• Jastrow, Marcus, A Dictionary of the Targumim, the Talmud Babli and Yerushalmi, and the Midrashic Literature (reprinted many times) ISBN 1-56563-860-3
  • Kara, Yehiel, Babylonian Aramaic in the Yemenite Manuscripts of the Talmud: Orthography, Phonology and Morphology of the Verb: Jerusalem 1983
  • Klein, Hyman, An Introduction to the Aramaic of the Babylonian Talmud: London 1943
  • Kutscher, Eduard Yechezkel, Hebrew and Aramaic Studies, ed. Z. Ben-Hayyim, A. Dotan, and G. Sarfatti: Jerusalem, The Magnes Press / The Hebrew University, 1977
  • Levias, Caspar, A grammar of the Aramaic idiom contained in the Babylonian Talmud: 1900 (reprints available)
  • Marcus, David, A Manual of Babylonian Jewish Aramaic: University Press of America, Paperback ISBN 0-8191-1363-8
  • Margolis, Max Leopold, A manual of the Aramaic language of the Babylonian Talmud; grammar chrestomathy & glossaries: Munich 1910 (reprints available)
  • Melamed, Ezra Zion, Dictionary of the Babylonian Talmud, Feldheim 2005 ISBN 1-58330-776-1
  • Morag, Shelomo (1988). Babylonian Aramaic: The Yemenite Tradition – Historical Aspects and Transmission Phonology: the Verbal System . Jerusalem: Ben Zvi Institute.   (in Hebrew)
  • Morgenstern, Matthew (2011). Studies in Jewish Babylonian Aramaic Based Upon Early Eastern Manuscripts. Harvard Semitic Studies.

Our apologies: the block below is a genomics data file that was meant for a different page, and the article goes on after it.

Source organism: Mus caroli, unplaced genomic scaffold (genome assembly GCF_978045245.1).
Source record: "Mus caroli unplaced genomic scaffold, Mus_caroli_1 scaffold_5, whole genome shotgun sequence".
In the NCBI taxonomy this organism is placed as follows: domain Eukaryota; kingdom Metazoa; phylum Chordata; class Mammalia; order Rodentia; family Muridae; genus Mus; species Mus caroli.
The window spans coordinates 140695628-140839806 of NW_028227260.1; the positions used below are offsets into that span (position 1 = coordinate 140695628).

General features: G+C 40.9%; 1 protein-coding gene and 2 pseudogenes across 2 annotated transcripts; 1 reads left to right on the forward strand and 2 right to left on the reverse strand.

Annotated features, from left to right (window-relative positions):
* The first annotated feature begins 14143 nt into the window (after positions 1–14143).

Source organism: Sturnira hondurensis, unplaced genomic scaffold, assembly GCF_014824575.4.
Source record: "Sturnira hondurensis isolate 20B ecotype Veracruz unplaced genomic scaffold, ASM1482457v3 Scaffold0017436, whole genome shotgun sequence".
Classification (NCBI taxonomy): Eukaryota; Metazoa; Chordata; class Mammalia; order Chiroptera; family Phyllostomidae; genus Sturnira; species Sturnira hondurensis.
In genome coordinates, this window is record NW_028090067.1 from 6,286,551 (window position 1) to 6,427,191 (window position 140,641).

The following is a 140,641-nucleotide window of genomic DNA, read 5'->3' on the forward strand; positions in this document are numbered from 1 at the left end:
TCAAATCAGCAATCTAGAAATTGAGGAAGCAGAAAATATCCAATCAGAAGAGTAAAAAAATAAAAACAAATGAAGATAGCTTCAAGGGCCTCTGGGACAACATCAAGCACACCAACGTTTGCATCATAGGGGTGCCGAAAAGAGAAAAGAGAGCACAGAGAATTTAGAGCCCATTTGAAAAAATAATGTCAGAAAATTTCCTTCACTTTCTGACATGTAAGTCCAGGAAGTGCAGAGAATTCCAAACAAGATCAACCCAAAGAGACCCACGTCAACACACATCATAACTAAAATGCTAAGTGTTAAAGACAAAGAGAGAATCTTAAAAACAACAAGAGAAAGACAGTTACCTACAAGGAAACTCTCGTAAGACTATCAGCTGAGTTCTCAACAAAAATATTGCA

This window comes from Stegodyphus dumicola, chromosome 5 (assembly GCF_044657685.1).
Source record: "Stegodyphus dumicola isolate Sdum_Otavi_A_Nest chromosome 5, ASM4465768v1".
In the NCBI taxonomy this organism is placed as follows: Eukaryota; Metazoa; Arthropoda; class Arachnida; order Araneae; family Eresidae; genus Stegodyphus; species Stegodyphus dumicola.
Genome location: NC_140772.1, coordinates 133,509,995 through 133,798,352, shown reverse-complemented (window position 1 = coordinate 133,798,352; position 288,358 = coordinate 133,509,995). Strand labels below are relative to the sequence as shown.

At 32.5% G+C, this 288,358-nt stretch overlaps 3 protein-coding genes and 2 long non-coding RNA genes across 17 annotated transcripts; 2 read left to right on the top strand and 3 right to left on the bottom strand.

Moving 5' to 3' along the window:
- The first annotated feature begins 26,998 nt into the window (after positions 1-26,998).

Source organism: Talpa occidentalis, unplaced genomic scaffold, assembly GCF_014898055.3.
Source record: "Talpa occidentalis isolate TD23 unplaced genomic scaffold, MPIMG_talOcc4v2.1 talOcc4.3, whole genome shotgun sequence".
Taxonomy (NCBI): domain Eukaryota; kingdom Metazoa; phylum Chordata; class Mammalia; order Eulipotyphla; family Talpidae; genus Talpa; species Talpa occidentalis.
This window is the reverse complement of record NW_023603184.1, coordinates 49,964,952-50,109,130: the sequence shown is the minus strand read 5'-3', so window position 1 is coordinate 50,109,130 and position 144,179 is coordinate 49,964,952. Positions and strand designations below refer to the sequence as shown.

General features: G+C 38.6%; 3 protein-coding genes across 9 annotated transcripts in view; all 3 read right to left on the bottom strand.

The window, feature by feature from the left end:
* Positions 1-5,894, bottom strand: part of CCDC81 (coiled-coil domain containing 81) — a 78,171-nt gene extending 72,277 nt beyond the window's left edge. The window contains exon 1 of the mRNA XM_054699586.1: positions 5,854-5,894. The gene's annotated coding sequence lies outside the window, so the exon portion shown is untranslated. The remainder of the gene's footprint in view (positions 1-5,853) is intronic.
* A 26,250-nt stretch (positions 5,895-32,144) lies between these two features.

• Sokoloff, Michael (2003). A Dictionary of Jewish Babylonian Aramaic of the Talmudic and Geonic Periods. Bar Ilan and Johns Hopkins University Press.  

External links

  • Links to selected pages of Talmud showing Yemenite vocalization
  • Grammatical synopsis

This article was sourced from Creative Commons Attribution-ShareAlike License; additional terms may apply. World Heritage Encyclopedia content is assembled from numerous content providers, Open Access Publishing, and in compliance with The Fair Access to Science and Technology Research Act (FASTR), Wikimedia Foundation, Inc., Public Library of Science, The Encyclopedia of Life, Open Book Publishers (OBP), PubMed, U.S. National Library of Medicine, National Center for Biotechnology Information, U.S. National Library of Medicine, National Institutes of Health (NIH), U.S. Department of Health & Human Services, and USA.gov, which sources content from all federal, state, local, tribal, and territorial government publication portals (.gov, .mil, .edu). Funding for USA.gov and content contributors is made possible from the U.S. Congress, E-Government Act of 2002.
 
Crowd sourced content that is contributed to World Heritage Encyclopedia is peer reviewed and edited by our editorial staff to ensure quality scholarly research articles.
 
By using this site, you agree to the Terms of Use and Privacy Policy. World Heritage Encyclopedia™ is a registered trademark of the World Public Library Association, a non-profit organization.
 



Copyright © World Library Foundation. All rights reserved. eBooks from World eBook Library are sponsored by the World Library Foundation,
a 501c(4) Member's Support Non-Profit Organization, and is NOT affiliated with any governmental agency or department.